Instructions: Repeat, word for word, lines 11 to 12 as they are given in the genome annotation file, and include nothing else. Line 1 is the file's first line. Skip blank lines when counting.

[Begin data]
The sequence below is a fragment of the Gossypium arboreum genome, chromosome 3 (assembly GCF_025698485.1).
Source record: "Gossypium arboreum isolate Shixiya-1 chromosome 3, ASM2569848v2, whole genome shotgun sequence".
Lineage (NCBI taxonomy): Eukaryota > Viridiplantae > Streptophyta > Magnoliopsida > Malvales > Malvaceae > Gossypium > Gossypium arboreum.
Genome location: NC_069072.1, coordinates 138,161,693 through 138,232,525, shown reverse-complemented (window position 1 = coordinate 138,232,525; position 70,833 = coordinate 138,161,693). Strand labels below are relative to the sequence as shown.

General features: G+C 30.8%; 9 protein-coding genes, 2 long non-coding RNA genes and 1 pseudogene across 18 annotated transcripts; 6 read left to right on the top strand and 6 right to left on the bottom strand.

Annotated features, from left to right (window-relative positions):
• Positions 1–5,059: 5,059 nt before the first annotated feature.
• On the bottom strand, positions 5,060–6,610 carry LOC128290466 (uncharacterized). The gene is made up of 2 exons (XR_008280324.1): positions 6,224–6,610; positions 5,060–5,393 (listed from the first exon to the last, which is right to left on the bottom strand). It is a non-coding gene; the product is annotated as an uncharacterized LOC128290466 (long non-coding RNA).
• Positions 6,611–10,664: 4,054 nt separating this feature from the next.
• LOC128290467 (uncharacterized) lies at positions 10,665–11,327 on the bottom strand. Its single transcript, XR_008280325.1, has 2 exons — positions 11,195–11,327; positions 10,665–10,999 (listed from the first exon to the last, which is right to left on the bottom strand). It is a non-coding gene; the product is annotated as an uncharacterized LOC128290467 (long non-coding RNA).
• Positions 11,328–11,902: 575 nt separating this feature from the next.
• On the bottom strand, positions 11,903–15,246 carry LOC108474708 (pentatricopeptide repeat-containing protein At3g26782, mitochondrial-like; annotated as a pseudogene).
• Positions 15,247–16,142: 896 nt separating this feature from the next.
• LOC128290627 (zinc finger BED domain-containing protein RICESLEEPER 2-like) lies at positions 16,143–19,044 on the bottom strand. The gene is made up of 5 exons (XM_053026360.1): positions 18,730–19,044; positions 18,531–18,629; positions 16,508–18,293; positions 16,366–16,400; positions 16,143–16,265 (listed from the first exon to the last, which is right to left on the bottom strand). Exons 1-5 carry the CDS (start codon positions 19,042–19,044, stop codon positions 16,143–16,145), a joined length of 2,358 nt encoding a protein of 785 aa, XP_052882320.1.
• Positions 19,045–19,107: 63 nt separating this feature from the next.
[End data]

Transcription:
• Positions 11,328–11,902: 575 nt separating this feature from the next.
• On the bottom strand, positions 11,903–15,246 carry LOC108474708 (pentatricopeptide repeat-containing protein At3g26782, mitochondrial-like; annotated as a pseudogene).